Tuesday 7 March saw the launch of Rape Crisis Scotland’s (RCS) new campaign ‘I Just Froze’, which aims to challenge common misconceptions within discourse around the way that rape survivors react to the abuse that they suffer.
The campaign takes the structure of a range of videos and other online content which attempts to confront the issue of victims of sexual abuse hesitating to report their attackers.
RCS believe that the expectation that victims of sexual abuse must “fight back” is a barrier against victims receiving appropriate support and justice.
With the support of Police Scotland, the Scottish Government, and the Lord Advocate, ‘I Just Froze’ is the latest of RCS’s successful campaigns and the first to tackle jury misconceptions head-on. Only half of the survivors that come to RCS report their assaults to the police.
By working alongside these institutions, the campaign seeks to break down the physical and psychological barriers that prevent survivors from reporting.
RCS is a charitable organisation devoted to campaigning to raise awareness of sexual violence, and offering support for those affected. For over 30 years, the charity has been influential on a local and national level in the campaign against sexual violence, attempting to affect change to both attitudes and the law.
In an interview with STV, Sandy Brindley from Rape Crisis Scotland said: “We want to reach as many people as possible, because what we know is that these attitudes are held across all spectrums of society and all age groups.”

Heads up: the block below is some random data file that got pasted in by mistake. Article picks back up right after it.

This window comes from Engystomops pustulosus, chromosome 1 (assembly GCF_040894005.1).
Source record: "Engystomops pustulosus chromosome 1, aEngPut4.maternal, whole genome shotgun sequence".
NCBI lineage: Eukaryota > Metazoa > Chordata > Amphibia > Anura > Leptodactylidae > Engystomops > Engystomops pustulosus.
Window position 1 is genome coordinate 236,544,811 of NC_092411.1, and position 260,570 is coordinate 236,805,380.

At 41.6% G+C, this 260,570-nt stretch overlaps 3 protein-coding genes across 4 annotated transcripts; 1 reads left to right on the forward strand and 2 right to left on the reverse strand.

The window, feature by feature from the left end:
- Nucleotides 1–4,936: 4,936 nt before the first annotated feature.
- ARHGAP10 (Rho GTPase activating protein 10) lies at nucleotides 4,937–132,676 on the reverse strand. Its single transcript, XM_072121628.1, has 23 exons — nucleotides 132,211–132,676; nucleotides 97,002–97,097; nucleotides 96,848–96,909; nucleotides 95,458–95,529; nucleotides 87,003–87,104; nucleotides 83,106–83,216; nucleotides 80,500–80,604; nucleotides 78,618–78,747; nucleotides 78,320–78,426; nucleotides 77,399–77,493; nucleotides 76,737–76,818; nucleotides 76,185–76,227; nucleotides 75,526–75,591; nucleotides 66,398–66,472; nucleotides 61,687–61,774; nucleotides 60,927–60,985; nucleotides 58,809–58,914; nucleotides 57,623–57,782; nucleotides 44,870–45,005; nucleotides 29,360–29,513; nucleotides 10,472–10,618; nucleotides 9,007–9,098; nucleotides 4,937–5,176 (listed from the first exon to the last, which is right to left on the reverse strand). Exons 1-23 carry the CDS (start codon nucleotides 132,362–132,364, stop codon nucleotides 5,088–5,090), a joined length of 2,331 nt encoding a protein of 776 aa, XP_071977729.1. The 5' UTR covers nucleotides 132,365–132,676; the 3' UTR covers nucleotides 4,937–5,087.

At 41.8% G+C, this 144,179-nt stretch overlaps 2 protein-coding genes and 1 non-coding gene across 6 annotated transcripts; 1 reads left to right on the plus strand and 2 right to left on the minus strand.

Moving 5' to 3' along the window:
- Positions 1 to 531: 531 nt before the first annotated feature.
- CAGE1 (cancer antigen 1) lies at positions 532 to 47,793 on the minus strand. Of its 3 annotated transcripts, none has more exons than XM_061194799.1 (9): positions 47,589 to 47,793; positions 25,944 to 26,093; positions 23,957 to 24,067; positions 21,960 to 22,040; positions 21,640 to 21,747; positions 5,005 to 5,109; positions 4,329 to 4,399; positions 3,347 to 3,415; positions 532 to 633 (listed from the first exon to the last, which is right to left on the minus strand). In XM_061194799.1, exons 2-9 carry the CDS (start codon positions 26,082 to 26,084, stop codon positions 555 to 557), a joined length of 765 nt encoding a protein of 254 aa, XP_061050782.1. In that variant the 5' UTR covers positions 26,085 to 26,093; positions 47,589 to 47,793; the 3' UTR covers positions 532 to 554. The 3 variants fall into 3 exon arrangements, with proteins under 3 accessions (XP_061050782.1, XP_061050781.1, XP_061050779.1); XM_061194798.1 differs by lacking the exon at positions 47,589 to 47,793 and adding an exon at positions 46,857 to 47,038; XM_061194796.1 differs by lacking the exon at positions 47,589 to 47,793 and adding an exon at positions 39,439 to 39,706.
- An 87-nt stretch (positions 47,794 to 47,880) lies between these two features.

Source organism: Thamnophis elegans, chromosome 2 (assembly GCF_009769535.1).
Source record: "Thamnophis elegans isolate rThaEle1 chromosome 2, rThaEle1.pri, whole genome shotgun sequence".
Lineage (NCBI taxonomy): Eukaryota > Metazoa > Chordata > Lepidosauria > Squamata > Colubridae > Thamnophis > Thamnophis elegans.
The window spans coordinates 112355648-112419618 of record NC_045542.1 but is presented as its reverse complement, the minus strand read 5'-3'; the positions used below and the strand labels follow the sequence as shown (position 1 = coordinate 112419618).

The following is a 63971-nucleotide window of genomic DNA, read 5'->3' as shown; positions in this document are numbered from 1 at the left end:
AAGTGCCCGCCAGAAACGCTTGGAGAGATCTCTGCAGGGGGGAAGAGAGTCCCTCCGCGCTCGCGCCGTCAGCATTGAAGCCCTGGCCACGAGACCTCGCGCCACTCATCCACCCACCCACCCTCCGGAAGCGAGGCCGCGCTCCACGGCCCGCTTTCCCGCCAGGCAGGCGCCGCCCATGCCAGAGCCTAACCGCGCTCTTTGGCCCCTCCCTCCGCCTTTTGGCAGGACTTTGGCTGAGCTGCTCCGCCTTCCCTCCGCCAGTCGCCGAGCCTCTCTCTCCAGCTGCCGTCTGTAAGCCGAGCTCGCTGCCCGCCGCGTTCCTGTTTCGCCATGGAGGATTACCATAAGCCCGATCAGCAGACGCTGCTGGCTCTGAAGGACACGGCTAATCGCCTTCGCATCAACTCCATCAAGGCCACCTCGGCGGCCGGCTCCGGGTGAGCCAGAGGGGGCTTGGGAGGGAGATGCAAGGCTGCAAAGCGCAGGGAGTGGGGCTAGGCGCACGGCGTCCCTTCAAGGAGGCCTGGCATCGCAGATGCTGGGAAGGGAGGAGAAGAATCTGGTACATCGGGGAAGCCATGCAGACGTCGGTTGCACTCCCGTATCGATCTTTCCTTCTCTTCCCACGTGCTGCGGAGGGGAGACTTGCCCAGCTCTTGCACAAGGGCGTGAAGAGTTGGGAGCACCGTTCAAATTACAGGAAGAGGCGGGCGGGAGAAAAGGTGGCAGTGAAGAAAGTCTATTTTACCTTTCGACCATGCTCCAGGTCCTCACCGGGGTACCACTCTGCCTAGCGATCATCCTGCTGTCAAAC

According to RCS, freezing is the most common reaction during a rape, more common than both the fight and flight responses to trauma. The videos that form RCS’s campaign are hard-hitting and highlight the issues that arise from the attitude that a victim must fight.
Scotland’s Justice Secretary, Michael Matheson, told The Evening Times that: “When I’ve spoken with victims of these types of crime it is clear that each will react and respond in a different way. This is a crucial campaign to educate us all about how survivors of rape can be better understood and supported to come forward, report their attack and get access to the help they deserve.”
Speaking directly to the viewer, the videos highlight why it is important to alter these attitudes. The campaign indicates that it may not only be oneself, family or friends that could be a victim of sexual assault.
It also cautions that when people find themselves on a jury in a rape trial, they may well hear the words ‘I just froze’.
Changing the misconceptions surrounding the way victims are unfairly expected to act changes the likelihood that the sexual assault will be reported, and that the jury will rule in favour of the victim.
The campaign has had a great deal of online support, including from Scotland’s First Minister, Nicola Sturgeon. Sturgeon tweeted: “This is so important. Please share as widely as you can. #ijustfroze.”
image: Rape Crisis Scotland